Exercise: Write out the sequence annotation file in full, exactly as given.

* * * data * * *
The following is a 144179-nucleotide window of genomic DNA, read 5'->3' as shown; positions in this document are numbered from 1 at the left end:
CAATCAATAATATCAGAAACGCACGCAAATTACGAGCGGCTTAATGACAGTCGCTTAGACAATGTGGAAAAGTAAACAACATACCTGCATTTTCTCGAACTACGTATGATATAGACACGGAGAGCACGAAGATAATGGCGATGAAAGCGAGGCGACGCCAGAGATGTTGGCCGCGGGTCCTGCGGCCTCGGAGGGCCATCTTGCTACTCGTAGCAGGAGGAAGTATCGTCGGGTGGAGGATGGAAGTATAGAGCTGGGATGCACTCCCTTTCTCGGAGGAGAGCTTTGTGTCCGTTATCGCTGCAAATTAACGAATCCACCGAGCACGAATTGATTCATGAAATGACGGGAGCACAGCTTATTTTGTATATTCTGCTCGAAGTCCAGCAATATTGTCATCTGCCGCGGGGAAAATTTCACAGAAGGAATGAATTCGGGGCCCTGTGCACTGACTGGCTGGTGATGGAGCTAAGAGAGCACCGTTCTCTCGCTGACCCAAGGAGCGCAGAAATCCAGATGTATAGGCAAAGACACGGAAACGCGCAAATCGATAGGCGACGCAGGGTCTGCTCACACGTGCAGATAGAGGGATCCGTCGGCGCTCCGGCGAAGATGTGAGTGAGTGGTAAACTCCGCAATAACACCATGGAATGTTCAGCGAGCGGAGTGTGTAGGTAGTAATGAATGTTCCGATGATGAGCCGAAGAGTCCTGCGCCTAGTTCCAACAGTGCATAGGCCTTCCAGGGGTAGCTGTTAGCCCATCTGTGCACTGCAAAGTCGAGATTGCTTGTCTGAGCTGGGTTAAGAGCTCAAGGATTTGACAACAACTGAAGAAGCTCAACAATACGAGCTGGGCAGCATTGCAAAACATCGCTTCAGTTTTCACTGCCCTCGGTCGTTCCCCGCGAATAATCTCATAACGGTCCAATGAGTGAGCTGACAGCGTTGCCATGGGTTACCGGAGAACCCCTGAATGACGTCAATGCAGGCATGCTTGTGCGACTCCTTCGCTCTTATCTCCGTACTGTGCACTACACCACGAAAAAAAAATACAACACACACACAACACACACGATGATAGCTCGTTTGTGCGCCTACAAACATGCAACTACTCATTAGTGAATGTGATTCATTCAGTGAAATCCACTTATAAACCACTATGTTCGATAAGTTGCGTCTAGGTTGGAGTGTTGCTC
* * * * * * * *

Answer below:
The following is a 144179-nucleotide window of genomic DNA, read 5'->3' as shown; positions in this document are numbered from 1 at the left end:
CAATCAATAATATCAGAAACGCACGCAAATTACGAGCGGCTTAATGACAGTCGCTTAGACAATGTGGAAAAGTAAACAACATACCTGCATTTTCTCGAACTACGTATGATATAGACACGGAGAGCACGAAGATAATGGCGATGAAAGCGAGGCGACGCCAGAGATGTTGGCCGCGGGTCCTGCGGCCTCGGAGGGCCATCTTGCTACTCGTAGCAGGAGGAAGTATCGTCGGGTGGAGGATGGAAGTATAGAGCTGGGATGCACTCCCTTTCTCGGAGGAGAGCTTTGTGTCCGTTATCGCTGCAAATTAACGAATCCACCGAGCACGAATTGATTCATGAAATGACGGGAGCACAGCTTATTTTGTATATTCTGCTCGAAGTCCAGCAATATTGTCATCTGCCGCGGGGAAAATTTCACAGAAGGAATGAATTCGGGGCCCTGTGCACTGACTGGCTGGTGATGGAGCTAAGAGAGCACCGTTCTCTCGCTGACCCAAGGAGCGCAGAAATCCAGATGTATAGGCAAAGACACGGAAACGCGCAAATCGATAGGCGACGCAGGGTCTGCTCACACGTGCAGATAGAGGGATCCGTCGGCGCTCCGGCGAAGATGTGAGTGAGTGGTAAACTCCGCAATAACACCATGGAATGTTCAGCGAGCGGAGTGTGTAGGTAGTAATGAATGTTCCGATGATGAGCCGAAGAGTCCTGCGCCTAGTTCCAACAGTGCATAGGCCTTCCAGGGGTAGCTGTTAGCCCATCTGTGCACTGCAAAGTCGAGATTGCTTGTCTGAGCTGGGTTAAGAGCTCAAGGATTTGACAACAACTGAAGAAGCTCAACAATACGAGCTGGGCAGCATTGCAAAACATCGCTTCAGTTTTCACTGCCCTCGGTCGTTCCCCGCGAATAATCTCATAACGGTCCAATGAGTGAGCTGACAGCGTTGCCATGGGTTACCGGAGAACCCCTGAATGACGTCAATGCAGGCATGCTTGTGCGACTCCTTCGCTCTTATCTCCGTACTGTGCACTACACCACGAAAAAAAAATACAACACACACACAACACACACGATGATAGCTCGTTTGTGCGCCTACAAACATGCAACTACTCATTAGTGAATGTGATTCATTCAGTGAAATCCACTTATAAACCACTATGTTCGATAAGTTGCGTCTAGGTTGGAGTGTTGCTC